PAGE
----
Postcard from Niagara-on-the-Lake, Ontario, Canada

04 May 2017
POSTED BY Y Magazine

Niagra-On-The-Lake is a stunning place to visit thanks to its olde-world charm, says Gemma Harrison.



Getting confused over where places are is the bane of any tourist. For instance, how many people have travelled to York (in Yorkshire, UK) to visit the parsonage where the Bronte sisters grew up, only to find that it is 83km away?

So Niagara-on-the-Lake is NOT where the world-famous Niagara Falls are (they are 22km away). And the town (the clue is in the name) does very nicely as a tourist attraction by not being so (fewer tourists, fewer gaudy hotels, less tack).

Niagara-on-the Lake has been described as one of the prettiest places in Canada. It’s a well-preserved 19th-century town that radiates the charm, pace of life, and courtesy of that era.

It sits on Lake Ontario at the mouth of the Niagara River, and was rebuilt after being razed to the ground by American soldiers during the 1812 war. Nowadays, the US border is just 32km away.

Popular with tourists who enjoy world-class theatre (at the Shaw Festival), you can also enjoy some wonderful restaurants and cafes, shopping, farm markets and an impressive array of historical sites.

Its olde-world appeal has earned it a reputation for being a bit, well… spooky. So there are plenty of ghost tours to enjoy, with sagas of spectres whose lives were lost during the war and beyond.

Niagara-on-the-Lake is a versatile and delightful destination for all ages. It’s also a great outdoors town (obviously, it’s on a lake) with paddle-boarding, kayaking, and cycling on offer.


My favourite place- I liked Fort George; a splendid, historical reminder of Canada’s traditionally fractious relationship with the United States. The displays of armour, uniforms, period costumes and weapons are simply fascinating, and the well-designed placards on the points of history make readability easy. My eight-year-old boy enjoyed the doughty demonstration of muskets (as did my husband), and lionhearted re-enactments of battle-drills are gallantly performed (by uniformed participants) throughout the day. There’s a 45-minute tour that recalls the lifestyles of the soldiers and their families, and it’s a pleasure simply to stroll around the grounds and soak in the venerable atmosphere.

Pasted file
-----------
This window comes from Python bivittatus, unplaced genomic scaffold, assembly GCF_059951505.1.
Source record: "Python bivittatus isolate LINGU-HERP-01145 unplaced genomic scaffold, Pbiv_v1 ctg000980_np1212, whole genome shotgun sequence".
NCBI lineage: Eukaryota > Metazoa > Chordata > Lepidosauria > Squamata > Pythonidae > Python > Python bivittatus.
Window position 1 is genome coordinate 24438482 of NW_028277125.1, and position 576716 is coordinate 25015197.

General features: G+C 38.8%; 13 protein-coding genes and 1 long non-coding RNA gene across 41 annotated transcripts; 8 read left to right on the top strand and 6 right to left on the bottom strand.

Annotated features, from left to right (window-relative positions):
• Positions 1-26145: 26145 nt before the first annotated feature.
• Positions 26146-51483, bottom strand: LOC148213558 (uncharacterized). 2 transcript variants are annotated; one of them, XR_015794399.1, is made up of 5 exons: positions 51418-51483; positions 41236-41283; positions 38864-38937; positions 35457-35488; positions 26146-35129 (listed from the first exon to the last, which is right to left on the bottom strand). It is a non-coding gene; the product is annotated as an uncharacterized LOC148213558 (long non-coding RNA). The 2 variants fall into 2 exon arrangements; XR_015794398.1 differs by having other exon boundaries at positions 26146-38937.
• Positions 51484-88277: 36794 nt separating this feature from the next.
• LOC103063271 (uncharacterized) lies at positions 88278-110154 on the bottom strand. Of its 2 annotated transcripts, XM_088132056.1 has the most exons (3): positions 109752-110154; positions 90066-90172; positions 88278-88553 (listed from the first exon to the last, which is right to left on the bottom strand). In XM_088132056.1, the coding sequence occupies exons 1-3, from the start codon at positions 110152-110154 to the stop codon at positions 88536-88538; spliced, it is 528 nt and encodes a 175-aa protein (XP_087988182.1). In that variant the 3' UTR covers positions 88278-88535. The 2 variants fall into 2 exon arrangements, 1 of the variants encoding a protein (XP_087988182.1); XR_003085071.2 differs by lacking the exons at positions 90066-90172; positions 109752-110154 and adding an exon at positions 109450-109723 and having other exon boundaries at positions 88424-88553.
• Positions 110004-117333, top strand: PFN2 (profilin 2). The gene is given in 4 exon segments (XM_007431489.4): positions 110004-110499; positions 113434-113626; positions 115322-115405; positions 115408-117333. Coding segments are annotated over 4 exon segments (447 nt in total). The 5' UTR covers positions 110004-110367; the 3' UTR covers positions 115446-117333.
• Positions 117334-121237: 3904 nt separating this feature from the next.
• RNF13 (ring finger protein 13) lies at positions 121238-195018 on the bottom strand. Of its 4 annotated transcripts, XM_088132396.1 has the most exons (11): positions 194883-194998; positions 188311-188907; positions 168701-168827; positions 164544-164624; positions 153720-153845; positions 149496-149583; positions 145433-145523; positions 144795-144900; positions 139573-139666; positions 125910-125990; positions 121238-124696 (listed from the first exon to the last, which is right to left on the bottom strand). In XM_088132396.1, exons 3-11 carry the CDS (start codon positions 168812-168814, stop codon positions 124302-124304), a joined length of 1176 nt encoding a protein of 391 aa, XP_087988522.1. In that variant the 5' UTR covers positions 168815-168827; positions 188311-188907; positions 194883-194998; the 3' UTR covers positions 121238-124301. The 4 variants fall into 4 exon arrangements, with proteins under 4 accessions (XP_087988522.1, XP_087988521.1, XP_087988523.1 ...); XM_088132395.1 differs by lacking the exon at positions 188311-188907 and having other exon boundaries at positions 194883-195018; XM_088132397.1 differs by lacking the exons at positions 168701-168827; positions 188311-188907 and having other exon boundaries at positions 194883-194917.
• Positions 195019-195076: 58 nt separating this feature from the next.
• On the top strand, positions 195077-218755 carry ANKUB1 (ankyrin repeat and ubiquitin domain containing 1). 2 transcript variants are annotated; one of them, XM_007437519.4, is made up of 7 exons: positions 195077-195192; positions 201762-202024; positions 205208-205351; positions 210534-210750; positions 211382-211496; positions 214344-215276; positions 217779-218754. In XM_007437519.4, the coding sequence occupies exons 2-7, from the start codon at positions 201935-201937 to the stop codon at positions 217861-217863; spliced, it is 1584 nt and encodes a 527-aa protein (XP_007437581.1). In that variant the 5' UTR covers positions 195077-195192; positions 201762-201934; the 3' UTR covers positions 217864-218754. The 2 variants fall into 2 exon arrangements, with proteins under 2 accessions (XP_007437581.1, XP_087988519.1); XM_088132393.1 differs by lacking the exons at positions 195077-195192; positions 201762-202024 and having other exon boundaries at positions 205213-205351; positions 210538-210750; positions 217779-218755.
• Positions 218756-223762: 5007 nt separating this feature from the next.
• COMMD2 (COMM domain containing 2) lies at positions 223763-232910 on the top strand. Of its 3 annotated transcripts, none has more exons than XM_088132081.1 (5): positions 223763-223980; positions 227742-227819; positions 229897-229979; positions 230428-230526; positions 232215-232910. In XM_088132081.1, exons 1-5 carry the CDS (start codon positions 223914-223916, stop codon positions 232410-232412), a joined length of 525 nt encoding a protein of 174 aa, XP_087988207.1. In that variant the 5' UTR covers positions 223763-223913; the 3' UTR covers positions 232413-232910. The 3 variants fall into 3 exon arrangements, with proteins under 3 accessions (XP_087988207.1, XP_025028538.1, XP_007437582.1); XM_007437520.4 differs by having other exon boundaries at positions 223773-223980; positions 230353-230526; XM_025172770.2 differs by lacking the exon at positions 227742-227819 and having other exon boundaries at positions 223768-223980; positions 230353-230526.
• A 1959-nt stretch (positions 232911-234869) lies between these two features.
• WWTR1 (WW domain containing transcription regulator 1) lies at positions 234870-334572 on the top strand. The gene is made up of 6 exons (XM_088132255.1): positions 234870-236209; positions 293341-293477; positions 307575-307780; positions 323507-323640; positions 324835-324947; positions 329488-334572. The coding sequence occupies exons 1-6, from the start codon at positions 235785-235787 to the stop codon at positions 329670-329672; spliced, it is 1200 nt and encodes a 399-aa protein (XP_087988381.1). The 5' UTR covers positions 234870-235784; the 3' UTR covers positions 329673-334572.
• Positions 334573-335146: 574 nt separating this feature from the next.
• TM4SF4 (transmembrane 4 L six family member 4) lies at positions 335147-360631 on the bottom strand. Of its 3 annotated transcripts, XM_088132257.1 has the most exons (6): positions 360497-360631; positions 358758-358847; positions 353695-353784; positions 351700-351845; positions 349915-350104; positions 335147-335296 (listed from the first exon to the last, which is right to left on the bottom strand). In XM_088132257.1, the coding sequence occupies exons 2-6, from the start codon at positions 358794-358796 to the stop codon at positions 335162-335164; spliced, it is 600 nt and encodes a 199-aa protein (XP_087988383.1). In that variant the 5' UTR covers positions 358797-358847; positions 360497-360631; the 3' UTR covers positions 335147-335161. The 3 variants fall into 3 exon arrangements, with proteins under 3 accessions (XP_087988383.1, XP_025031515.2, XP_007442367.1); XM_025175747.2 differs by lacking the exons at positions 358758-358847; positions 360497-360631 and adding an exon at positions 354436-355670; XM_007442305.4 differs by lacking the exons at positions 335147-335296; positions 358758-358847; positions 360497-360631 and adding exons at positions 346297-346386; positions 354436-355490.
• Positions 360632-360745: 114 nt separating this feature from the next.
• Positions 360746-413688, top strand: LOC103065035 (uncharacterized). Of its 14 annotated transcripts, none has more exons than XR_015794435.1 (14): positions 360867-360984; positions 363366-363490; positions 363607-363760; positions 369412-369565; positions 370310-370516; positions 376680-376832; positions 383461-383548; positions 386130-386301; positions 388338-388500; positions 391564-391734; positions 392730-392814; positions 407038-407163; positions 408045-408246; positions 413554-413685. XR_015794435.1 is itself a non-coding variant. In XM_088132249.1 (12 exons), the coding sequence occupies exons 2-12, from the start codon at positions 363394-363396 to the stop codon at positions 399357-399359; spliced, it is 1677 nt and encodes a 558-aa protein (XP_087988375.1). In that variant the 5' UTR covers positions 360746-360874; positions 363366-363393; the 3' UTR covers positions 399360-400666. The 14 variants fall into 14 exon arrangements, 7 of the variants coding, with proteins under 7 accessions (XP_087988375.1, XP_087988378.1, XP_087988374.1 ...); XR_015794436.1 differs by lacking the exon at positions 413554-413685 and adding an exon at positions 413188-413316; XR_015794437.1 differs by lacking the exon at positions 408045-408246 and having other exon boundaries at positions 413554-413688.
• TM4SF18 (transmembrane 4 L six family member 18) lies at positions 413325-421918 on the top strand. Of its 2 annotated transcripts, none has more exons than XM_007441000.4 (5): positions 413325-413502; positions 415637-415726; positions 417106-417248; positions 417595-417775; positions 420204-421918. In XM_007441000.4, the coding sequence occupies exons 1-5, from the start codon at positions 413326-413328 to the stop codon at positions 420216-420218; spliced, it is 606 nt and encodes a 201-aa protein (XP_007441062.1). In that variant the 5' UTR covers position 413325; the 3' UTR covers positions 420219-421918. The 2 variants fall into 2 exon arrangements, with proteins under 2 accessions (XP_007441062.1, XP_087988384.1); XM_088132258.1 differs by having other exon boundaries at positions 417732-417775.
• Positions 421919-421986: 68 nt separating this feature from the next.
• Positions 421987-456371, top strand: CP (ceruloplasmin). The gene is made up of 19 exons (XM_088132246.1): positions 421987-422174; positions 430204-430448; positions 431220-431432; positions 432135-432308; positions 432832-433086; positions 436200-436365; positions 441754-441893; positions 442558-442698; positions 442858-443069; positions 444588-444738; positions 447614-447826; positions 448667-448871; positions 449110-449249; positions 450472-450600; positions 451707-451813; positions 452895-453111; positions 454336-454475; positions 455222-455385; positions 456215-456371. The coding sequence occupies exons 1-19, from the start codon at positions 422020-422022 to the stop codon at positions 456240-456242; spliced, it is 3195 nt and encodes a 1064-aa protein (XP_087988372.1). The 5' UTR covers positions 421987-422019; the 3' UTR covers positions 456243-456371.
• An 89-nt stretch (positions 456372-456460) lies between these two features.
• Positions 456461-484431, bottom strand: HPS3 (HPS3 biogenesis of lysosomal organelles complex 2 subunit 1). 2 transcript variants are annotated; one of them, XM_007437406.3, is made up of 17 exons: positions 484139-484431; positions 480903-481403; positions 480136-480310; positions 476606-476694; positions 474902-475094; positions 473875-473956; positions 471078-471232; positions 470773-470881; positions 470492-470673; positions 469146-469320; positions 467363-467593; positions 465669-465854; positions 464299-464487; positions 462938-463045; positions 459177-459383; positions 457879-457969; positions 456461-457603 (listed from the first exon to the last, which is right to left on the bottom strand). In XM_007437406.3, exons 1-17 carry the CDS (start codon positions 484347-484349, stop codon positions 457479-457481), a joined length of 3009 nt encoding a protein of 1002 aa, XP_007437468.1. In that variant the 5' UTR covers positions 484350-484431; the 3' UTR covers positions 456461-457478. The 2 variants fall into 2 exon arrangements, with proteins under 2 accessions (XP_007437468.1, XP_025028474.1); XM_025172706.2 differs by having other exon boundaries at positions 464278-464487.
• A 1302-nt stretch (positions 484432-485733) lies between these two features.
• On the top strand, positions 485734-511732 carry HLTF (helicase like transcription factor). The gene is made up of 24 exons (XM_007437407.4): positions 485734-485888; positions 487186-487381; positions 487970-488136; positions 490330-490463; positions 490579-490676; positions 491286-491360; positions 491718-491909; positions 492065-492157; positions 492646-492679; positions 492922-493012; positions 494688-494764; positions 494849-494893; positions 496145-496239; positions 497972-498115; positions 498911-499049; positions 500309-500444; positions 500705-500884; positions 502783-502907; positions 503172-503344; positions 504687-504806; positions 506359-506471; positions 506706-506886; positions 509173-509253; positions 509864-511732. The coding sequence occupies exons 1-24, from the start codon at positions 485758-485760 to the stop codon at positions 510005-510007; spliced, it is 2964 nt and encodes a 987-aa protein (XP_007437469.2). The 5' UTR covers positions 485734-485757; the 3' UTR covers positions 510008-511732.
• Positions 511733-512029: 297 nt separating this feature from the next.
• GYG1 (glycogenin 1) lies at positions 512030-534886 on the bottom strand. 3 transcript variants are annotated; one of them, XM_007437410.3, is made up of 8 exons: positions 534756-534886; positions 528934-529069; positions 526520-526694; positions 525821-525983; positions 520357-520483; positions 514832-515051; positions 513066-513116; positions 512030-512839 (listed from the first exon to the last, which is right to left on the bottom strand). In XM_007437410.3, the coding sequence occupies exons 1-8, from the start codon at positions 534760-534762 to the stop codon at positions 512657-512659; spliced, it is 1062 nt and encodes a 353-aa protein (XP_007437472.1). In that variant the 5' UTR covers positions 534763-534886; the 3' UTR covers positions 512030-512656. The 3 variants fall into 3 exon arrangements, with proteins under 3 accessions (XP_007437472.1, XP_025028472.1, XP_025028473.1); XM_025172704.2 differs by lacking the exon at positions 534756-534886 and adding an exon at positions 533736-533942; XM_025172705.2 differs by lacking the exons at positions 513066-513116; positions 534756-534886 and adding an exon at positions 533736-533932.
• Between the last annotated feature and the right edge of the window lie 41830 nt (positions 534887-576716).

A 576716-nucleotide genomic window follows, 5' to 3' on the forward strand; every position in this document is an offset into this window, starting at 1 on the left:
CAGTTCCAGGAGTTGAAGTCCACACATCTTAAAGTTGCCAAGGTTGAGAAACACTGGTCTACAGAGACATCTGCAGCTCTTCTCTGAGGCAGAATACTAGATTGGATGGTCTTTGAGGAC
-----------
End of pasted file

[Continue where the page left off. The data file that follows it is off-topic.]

Highlights- Every holiday has to have a road trip, and the Niagara Parkways is a very scenic route. It runs from Niagara-on-the-Lake, past Niagara Falls to Fort Erie and is probably the best way to see the beauty of the Niagara area. Lined by green spaces and open parkland, there are plenty of places you can stop, take a break and chill out.

Along the parkway, you will find the Floral Clock, a large clock face made up of colourful flowerbeds; the Niagara Parks Butterfly Conservatory; Queenston Heights Park, which offers woodland trails and numerous places for picnics, and lastly, obviously, Niagara Falls.

To get into the spirit of some ghost-hunting with gusto, you can join the Ghost Walks of Niagara-on-the-Lake tour, which leaves the Haunted Shop on Queen Street every night at 8pm. For an hour-and-a-half, you can visit some places where things still, allegedly, go bump in the night; such as at the Courthouse, the Apothecary, the Prince of Wales hotel and the Royal George Theatre.

Lowlights- Obviously, it can get very cold here in the winter, so plan your visit accordingly.

Souvenirs- At Lakeshore Antiques and Treasures, you’ll find a 4,000m market, with 16 rooms all full of themed artefacts and souvenirs for you to spend time perusing. There’s an amazing array of objets d’art to choose from, and all under one roof; marvellous. The town’s main street area is also great for gifts.

Getting there- Lufthansa, British Airways and Etihad all operate flights from Muscat to Toronto, with at least one stop on the way. Niagara-on-the-Lake will take about an hour and 40 minutes by car.

Where to stay- In Canada, guesthouses and inns are generally of a very high standard. In Niagara-on-the-Lake, you will have little trouble finding somewhere that was once a grand 19th-century mansion, a harbourmaster’s home or a former post office. Check Trivago, Expedia or Booking.com to view options.


Top 5 Things to Do


1. Soak up the atmosphere by strolling the city’s main street

2. Amble around the historical fortress at Fort George

3. Have a picnic in Queenston Heights Park

4.Take in the scenic gems by driving down Niagara Parkway

5. Delve into deathly secrets by joining the Ghost Walks tour


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